Cafe Kem and Bubble Me: Two new Asian powerhouses

Quick-service cafes get it done

In the hard-knock restaurant world, you might say that one successful restaurant is a fluke, two's a coincidence, three's a trend, and four...well, four could be considered an empire. So when the Truong family, owners of Jasmine Deli and Jasmine 26, opened Café Kem at 26th and Nicollet—their fourth restaurant, and their third one within as many blocks—they asserted their stature as a Vietnamese restaurant dynasty.

Jasmine Deli, the Truong's first restaurant, is the dutiful older sibling. It feels the least assimilated of the bunch, with its rock-bottom prices, sparse decor, and lack of credit card machine. Jasmine 26 is the prodigal son, with lavish, fashionable tastes. That restaurant's food is more ambitious, though it is sometimes upstaged by the sleek interior and cocktail list. Café Kem is the most youthful of the three, a coffee shop/cafe that's equal parts hip and budget-minded. The space that houses Kem was originally intended as a new location for Jasmine Deli, whose building had been slated for redevelopment. When those plans fell through, the Truongs decided to create a new cafe that could complement the other two restaurants.

The family also owns Jasmine Orchid, on the University of Minnesota campus, so they know something about pleasing the collegiate crowd. Café Kem is open all day and seems designed to appeal to the young and cash-strapped: coffee drinks, bubble tea, frozen yogurt, salads, and sandwiches. The space has a budget-chic look with clean lines and a neutral color palette. Its walls are accented with original art, courtesy of students and alumni of the neighboring Minneapolis College of Art and Design. When the young staffers aren't serving customers, they slip from their posts at the counter to seats behind their MacBook laptops.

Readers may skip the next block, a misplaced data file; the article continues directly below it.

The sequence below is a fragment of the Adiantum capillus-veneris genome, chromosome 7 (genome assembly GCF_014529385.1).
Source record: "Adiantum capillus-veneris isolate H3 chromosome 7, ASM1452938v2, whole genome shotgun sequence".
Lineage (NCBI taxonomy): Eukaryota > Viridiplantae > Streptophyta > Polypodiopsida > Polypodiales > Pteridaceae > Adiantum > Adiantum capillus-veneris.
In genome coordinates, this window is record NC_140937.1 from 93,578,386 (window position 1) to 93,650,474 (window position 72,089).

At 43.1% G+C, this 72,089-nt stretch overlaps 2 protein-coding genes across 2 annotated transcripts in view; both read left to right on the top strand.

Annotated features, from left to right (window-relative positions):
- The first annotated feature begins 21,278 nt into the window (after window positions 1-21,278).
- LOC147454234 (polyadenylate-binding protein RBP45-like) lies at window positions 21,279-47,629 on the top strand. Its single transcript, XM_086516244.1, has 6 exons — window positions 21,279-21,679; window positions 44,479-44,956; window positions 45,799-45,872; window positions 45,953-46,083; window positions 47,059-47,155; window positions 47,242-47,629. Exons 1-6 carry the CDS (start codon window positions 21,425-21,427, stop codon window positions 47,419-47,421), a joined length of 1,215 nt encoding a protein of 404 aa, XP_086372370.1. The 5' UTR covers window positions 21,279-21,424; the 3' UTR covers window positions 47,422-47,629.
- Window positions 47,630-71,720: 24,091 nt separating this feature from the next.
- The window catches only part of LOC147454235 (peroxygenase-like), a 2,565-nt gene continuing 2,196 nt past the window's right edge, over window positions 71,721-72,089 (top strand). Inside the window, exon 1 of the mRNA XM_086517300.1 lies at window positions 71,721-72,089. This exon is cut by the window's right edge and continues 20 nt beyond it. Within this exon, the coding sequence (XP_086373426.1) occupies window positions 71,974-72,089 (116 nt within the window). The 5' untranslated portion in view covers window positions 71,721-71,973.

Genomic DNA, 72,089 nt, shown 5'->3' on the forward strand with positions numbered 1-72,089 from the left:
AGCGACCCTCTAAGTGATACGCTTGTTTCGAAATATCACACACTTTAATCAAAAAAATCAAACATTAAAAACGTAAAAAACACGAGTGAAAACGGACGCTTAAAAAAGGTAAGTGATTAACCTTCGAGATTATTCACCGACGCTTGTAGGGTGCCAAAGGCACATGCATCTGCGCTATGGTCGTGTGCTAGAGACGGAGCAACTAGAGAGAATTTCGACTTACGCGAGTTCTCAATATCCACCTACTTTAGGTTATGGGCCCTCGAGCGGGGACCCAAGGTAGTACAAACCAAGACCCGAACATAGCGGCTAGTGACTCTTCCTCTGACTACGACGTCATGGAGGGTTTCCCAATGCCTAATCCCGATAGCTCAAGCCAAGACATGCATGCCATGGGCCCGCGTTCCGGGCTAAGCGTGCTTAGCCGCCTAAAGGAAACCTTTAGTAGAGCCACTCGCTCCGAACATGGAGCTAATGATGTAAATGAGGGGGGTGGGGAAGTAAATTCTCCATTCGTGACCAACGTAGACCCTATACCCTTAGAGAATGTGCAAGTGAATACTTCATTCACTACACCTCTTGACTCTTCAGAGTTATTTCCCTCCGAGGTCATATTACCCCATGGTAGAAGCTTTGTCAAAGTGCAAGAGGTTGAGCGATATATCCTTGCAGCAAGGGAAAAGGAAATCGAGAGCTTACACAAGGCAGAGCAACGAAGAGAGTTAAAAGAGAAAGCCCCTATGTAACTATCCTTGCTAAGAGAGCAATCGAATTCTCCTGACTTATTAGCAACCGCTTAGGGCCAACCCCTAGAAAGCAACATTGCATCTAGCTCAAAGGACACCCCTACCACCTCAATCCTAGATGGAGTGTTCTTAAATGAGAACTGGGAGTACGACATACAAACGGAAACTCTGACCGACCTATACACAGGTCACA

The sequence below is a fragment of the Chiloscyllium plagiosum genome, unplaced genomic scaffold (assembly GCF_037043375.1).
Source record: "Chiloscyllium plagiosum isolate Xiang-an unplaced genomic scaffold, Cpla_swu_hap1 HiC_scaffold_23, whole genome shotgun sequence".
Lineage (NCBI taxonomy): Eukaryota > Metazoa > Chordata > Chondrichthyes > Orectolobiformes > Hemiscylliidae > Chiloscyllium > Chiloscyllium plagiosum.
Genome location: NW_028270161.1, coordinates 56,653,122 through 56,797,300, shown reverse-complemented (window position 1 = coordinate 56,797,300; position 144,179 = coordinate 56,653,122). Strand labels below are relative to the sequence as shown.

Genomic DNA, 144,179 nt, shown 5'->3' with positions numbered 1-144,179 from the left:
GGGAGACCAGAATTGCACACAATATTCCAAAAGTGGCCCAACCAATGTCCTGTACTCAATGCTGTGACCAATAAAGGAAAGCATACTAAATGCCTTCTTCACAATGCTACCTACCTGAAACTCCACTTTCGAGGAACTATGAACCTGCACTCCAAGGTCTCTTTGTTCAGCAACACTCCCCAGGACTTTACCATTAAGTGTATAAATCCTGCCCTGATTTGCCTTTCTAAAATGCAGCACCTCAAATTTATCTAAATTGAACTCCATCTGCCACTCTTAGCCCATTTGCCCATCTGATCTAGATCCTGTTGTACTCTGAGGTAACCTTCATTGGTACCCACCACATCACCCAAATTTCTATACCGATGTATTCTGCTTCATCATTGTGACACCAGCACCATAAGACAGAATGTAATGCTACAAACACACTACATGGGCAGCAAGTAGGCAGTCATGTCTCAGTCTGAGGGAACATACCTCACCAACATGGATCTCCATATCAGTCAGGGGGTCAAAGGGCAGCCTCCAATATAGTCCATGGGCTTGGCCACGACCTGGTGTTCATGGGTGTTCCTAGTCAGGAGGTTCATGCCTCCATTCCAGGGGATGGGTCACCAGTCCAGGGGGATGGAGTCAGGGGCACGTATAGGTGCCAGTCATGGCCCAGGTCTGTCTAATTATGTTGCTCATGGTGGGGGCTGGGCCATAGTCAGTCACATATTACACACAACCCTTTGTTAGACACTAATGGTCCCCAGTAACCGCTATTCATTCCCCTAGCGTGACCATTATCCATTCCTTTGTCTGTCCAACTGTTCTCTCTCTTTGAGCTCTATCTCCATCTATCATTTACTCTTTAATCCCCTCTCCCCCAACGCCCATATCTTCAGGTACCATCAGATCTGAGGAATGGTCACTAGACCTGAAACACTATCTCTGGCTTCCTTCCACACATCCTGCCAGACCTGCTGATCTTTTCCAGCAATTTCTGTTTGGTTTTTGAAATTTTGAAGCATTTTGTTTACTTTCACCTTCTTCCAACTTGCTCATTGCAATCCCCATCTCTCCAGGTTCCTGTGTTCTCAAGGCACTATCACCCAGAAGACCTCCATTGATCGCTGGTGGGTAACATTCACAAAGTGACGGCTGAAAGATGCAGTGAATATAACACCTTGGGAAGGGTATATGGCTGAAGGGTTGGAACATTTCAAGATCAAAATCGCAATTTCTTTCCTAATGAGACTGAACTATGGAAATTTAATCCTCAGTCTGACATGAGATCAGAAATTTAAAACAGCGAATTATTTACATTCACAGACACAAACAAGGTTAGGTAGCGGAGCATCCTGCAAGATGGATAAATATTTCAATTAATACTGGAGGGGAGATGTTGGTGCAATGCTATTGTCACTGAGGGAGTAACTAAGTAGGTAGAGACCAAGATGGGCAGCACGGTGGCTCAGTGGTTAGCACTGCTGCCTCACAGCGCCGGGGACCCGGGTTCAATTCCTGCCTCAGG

Kem means "ice cream," in Vietnamese, though the frozen yogurt the cafe serves draws more from L.A.'s Pinkberry craze. Café Kem offers plain, tart yogurt as well as a host of Asian flavors—green tea, mango, passion fruit, and lychee, for starters—which are made in-house, along with the recently added gelato selection. Sometimes frozen yogurt can taste chalky or synthetic, but every flavor I sampled at Kem was delicious.

In the toppings bar, fresh fruits and candies are stocked alongside items as authentic as grass jelly, which looks rather like black Jell-O and tastes vaguely of dirt. Dried soybeans are nestled nonchalantly among the mandarin orange segments and chocolate chips, offering the sweet-legume pairing commonly found in Asian desserts—it's one that can be a little off-putting if you're not used to it.

The sandwiches—bánh mì, tuna, panini, vegetarian—aren't made with artisan ingredients, but the portions are generous and the prices are cheap. (It's not easy to find a sandwich for $3.75 that didn't come from a gas station or a drive-thru.) The bánh mì is offered in just one variety, a classic cold-cut version that's not available at the Deli.